What you will get is a sizeable distribution cut or even an outright elimination - the company doesn't get rewarded for its high payout ratio so why should they go on like this ? It would be much more appropriate to cancel the distributions and focus on debt repayments as long as the capital markets remain unavailable. They also have VERY elevated counterparty risk with 5 containerships currently at a sky high TC rate chartered to virtually bankrupt HMM. This will be $1 in no time just like NMM.
Questions about gross margins, pricing pressure, new customer growth decreasing - and management treating analysts like vultures on the call. Expect price targets lowered and perhaps even some downgrades. BAD CALL.
Right - management is really #$%$ off on the call about many tough analyst questions - it will be a field day for IMPV shorts tomorrow
quite similar to last year Q1 guidance is weak with eps under pressure. Full year FY16 revenue guidance is above consensus but eps is below. Product revenue growth has also weakened while subscription is up.
Overall this is not enough to satisfy sky-high expectations - expect a tough call
Put a small short position to work at $4 in after hours. Management will need a BIG conference call to avoid the news getting sold tomorrow.
Despite the large upside revenue guidance gross margins are projected to come down leading to net income to be also lower. Expect analysts to ask questions about the issue on the call. Stock looks pretty expensive...
317.6 mln shares outstanding currently
28.7 mln shares to be issued in connection with the new second lien term loan
39.8 mln shares to be issued in connection with the debt exchange
Today's capital measures together add up to 68.5 mln shares / 317.6 mln = 21.5% dilution
As expected the shares are getting killed this morning as positive debt exchange news are easily getting trumped by one of the worst ever seen second lien debt deals. With the company exchanging more than 12.5% of their equity to redeem just 6% of their debt I wouldn't assign to much value to the current equity anymore.
As expected the shares going down fast now as the new second lien debt terms are FAR worse than even the seemingly unsurpassable Goldman Sachs loan conditions.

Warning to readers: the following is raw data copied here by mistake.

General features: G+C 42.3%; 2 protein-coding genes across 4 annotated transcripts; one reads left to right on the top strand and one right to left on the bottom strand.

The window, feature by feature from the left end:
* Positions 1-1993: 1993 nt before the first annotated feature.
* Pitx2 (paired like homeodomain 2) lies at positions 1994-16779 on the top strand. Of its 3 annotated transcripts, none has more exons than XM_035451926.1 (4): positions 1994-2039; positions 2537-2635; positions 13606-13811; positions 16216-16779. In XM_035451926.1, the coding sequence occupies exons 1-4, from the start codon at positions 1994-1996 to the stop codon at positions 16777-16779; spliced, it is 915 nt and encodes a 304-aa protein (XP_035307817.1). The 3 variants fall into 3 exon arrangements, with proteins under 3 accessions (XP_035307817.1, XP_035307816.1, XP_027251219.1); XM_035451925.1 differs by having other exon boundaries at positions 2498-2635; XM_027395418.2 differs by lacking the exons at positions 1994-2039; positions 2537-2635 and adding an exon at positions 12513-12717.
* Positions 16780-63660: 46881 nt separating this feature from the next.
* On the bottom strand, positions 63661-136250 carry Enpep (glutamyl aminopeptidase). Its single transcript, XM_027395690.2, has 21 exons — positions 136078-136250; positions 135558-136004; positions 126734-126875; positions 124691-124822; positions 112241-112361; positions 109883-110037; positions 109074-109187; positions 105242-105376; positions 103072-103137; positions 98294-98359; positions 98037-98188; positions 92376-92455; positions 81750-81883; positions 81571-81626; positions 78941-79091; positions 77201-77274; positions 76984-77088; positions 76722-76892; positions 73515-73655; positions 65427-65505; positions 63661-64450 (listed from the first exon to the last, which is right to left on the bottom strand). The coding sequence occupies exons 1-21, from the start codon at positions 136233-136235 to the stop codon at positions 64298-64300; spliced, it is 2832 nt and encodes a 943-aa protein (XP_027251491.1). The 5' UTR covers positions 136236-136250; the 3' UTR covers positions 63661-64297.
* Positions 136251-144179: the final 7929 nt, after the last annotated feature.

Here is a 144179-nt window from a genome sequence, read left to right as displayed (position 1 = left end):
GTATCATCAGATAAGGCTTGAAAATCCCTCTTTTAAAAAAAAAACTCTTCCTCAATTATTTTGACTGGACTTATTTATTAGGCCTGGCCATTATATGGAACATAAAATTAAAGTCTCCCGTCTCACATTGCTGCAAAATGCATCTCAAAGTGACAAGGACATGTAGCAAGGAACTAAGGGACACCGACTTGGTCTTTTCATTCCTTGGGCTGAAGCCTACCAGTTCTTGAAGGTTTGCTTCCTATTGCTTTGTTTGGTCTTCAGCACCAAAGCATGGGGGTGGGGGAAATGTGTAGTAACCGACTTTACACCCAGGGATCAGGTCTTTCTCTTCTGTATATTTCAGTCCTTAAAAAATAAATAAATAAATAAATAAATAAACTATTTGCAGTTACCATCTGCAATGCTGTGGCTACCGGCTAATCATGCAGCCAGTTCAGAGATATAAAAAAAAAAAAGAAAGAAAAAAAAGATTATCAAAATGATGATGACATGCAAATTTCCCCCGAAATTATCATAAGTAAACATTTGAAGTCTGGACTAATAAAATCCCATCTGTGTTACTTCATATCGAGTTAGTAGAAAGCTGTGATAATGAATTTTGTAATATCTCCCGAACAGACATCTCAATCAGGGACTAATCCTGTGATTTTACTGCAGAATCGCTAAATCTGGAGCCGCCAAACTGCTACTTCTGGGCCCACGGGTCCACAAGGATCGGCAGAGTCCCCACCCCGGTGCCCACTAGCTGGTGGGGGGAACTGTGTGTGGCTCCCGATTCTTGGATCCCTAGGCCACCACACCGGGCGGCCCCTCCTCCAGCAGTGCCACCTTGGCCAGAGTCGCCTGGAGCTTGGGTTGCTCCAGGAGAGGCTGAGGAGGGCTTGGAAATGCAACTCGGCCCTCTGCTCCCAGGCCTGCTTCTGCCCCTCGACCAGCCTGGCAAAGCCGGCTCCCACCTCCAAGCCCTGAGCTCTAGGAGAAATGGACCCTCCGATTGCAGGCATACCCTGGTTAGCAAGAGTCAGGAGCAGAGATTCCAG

1) Debt exchange
This is positive as the company was able to extinguish $738 in debt for just $225 mln in new debt and $227 mln in new SUNE common stock (at $5.70). The debt discount amounts to roughly 40%. But the new senior convertible notes have a much shorter maturity than some of the notes they were exchanged for and might have a higher coupon, too.
2) New $725 second lien term loans
The term loan conditions themselves already look like desperation as the annual interest rate was disclosed at LIBOR plus 10% but in addition the new lenders were also gifted 28.7 mln new SUNE shares for a calculated origination fee of $163.6 mln (at $5.70 per SUNE share) or roughly 22.5%. The new facilities will add approximately $555 mln in additional liquidity after accounting for the payback of the onerous Goldman Sachs loans.
While adding some additional short term liquidity the terms of the new loan package are among the most distressed I have ever seen for a company of the size of SUNE so this is highly negative.
Total dilution for SUNE shareholders amounts to more than 20%.
The debt exchange is a huge positive as the company managed to negotiate some nice discounts but the new second lien term loan amounts to a shame.
At current share prices the company is paying more than $160 mln in as an origination fee for the new $725 second lien loans to the lenders, amounting to 22.5%. Add the LIBOR + 10% interest rate and I haven't seen a more distressed debt issuance outside the OTC in many years.
would short the shares as investors seemingly don't get the story once again here
I would expect them to sell new shares at-the-market today to buy more time but I would take every bet that there won't be an additional agreement with AMGN as Amgen already got everything the company had to offere for a tiny $15 mln payment.
This would be much needed fresh money of course and there's no incentive for Amgen to buy the shares at all given that they already got their licenses for a mere $15 mln...
Sure. Look at the SEC filing. Amgen doesn't even intend to buy the company. The best outcome would be a 20% equity stake...this wold take the company through another two quarters roughly...